The news of Steve Ballmer’s planned retirement next year, announced last month, brought the Microsoft CEO’s critics out of the woodwork. He was widely skewered as the beneficiary of “the luckiest dorm-room assignment in history”—down the hall from Bill Gates when both were Harvard undergrads. Vanity Fair business writer Kurt Eichenwald called Ballmer’s watch at Microsoft the “lost decade.” The company stumbled badly, Eichenwald and other critics argued, on cutting-edge sectors like search engines, social networking, and mobile computing. Ballmer’s hated employee-ranking system, meanwhile, undermined teamwork, eroded morale, and inspired defections to Microsoft’s competitors.
|Over the last 30 years or so, income from ownership and control have jointly taken an increased share of the economic pie at the expense of ordinary workers’ incomes.|
Ballmer has his defenders as well. Some pointed out that the company’s total revenues and profits more than tripled during his tenure as CEO. Moreover, his annual salary and bonuses of a little over $1 million hardly compare to those of other executives at Fortune 500 companies. And he will not get a lavish retirement package like other CEOs—even those widely seen as failures—have enjoyed.(Most of his fortune comes from having joined Microsoft early and owning vast amounts of the company’s stock.)
Ballmer oversaw an unusually high-profile company—not many earn the moniker of “evil empire”—but as a story of CEO underperformance or overcompensation, it is far from egregious. CEOs at the largest U.S. corporations are routinely rewarded with high pay, bonuses, and stock options, largely irrespective of their performance.
When companies perform solidly or even spectacularly, the success is often credited to a genius CEO—rather than to the many other people who work there, general industry growth, or macroeconomic “boom” conditioins. In fact, however, there appears to be little or no relationship between the compensation of top executives and company performance (in terms of profits, stock price, etc.). As New Yorker columnist James Suroweicki put it a few years ago, lavish CEO compensation unrelated to actual performance amounts to a “heads I win, tails you lose” proposition.
This has not always been the case to anywhere near the extent it is today.
CEO compensation has increased from about 20 times the average for production and nonsupervisory workers in 1965, according to the Economic Policy Institute (EPI), to over 230 times today (down from over 350 times in the early 2000s). Nor is this a uniform phenomenon across countries (say, driven by new opportunities for worldwide expansion that only a superstar CEO can identify): In other high-income capitalist countries, the CEO-compensation ratio is far lower than in the United States.
Chief executives’ compensation is typically set by their boards of directors (or, most often, by a board “compensation committee”). Corporate boards are largely populated by top executives at other companies, who are likely to be generally sympathetic to high executive compensation. In some cases, the incentive for directors to support high compensation may be more direct—the CEOs of two different companies may serve on each others’ boards, and support high compensation for each other. In addition, the more other boards on which a company’s directors serve, economists Amir Barnea and Ilan Guedj have found, the higher that company’s CEO compensation is likely to be, the lower the correlation between CEO compensation and company performance, and the less likely the CEO is to be fired for poor performance. The explanation may be, as Barnea and Guedj suggest, that executives and directors who are connected through interlocking corporate networks “tend to take care of each other.” Or it may be simpler: Corporate directors who routinely support higher compensation may be more sought-after by CEOs for their own boards.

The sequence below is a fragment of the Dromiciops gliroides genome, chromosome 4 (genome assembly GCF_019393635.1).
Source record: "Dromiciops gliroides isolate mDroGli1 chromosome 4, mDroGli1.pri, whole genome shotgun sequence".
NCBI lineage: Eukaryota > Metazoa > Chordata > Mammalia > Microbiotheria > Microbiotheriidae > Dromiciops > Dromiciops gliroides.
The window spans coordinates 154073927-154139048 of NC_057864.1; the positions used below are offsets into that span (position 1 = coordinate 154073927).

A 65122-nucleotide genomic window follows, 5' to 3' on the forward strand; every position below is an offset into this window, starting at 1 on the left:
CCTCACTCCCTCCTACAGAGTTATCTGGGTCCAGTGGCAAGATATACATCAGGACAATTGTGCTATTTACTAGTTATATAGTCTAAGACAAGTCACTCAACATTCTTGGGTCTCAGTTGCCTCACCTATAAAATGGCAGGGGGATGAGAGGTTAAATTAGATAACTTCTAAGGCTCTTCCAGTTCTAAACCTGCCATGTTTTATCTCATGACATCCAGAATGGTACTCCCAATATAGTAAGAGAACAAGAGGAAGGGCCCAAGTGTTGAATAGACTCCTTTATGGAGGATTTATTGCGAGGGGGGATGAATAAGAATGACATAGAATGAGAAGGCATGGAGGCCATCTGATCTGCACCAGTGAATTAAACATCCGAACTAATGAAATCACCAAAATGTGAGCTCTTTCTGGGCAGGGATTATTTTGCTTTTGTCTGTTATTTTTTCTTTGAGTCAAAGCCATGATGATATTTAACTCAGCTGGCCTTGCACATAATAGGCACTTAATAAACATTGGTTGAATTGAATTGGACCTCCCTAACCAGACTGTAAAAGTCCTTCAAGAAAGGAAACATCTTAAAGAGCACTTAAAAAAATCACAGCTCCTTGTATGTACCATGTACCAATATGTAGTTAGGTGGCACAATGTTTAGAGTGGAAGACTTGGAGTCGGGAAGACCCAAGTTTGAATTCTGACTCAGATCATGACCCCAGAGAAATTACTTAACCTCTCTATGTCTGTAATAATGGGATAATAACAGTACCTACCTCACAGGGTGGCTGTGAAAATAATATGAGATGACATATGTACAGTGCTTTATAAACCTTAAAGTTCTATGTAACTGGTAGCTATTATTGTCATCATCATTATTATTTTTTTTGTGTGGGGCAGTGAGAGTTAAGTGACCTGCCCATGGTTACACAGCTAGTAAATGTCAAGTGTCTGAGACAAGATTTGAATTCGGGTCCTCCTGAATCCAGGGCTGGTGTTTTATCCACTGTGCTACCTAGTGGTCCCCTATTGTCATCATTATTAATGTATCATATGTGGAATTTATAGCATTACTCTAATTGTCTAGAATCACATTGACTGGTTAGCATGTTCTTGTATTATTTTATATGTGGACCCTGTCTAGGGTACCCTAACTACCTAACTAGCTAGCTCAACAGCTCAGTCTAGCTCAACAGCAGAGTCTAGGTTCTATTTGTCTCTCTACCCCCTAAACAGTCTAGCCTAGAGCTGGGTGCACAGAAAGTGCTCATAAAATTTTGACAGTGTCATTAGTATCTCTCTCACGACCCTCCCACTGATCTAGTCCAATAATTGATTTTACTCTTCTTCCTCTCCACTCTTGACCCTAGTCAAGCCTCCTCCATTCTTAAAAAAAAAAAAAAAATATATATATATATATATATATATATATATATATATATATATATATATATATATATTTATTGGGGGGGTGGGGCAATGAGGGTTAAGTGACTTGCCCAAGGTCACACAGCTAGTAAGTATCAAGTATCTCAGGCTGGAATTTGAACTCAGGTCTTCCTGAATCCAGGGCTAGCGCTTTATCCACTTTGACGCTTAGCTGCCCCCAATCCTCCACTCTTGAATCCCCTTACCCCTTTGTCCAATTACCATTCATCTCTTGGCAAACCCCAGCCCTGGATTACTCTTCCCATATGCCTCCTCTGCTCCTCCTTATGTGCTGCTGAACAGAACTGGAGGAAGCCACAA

Economists David Gordon and Ian Dew-Becker conclude that CEOs are fundamentally different from “superstars” in fields like entertainment and sports, in that the CEOs “have a unique ability to control their own compensation.” The one limiting factor on CEO compensation, they suggest, is the “‘outrage constraint’ where shareholders retaliate if they perceive executive compensation to be excessive.” (This idea was proposed by economists Lucian Bebchuk and Jesse M. Fried.)
Is there no outrage, then, as there seems to have been little restraint on CEO compensation in recent decades? Part of the answer may be that shareholders—who presumably have the power to put their foot down on executive compensation—haven’t been the main parties harmed.
Corporate profits are now at near-record levels as a percentage of total income—and it is expectations of future profits that drive stock prices. So it is not stockholders that have taken it in the teeth as CEO compensation has ballooned.
Meanwhile, finance has captured a growing share of total income, in the form of both interest and financial-company profits. So the main story is that, over the last 30 years or so, all these forms of income from ownership and control have jointly taken an increased share of the economic pie at the expense of ordinary workers’ incomes.
Tails, you lose.
Alejandro Reuss is co-editor of Dollars & Sense.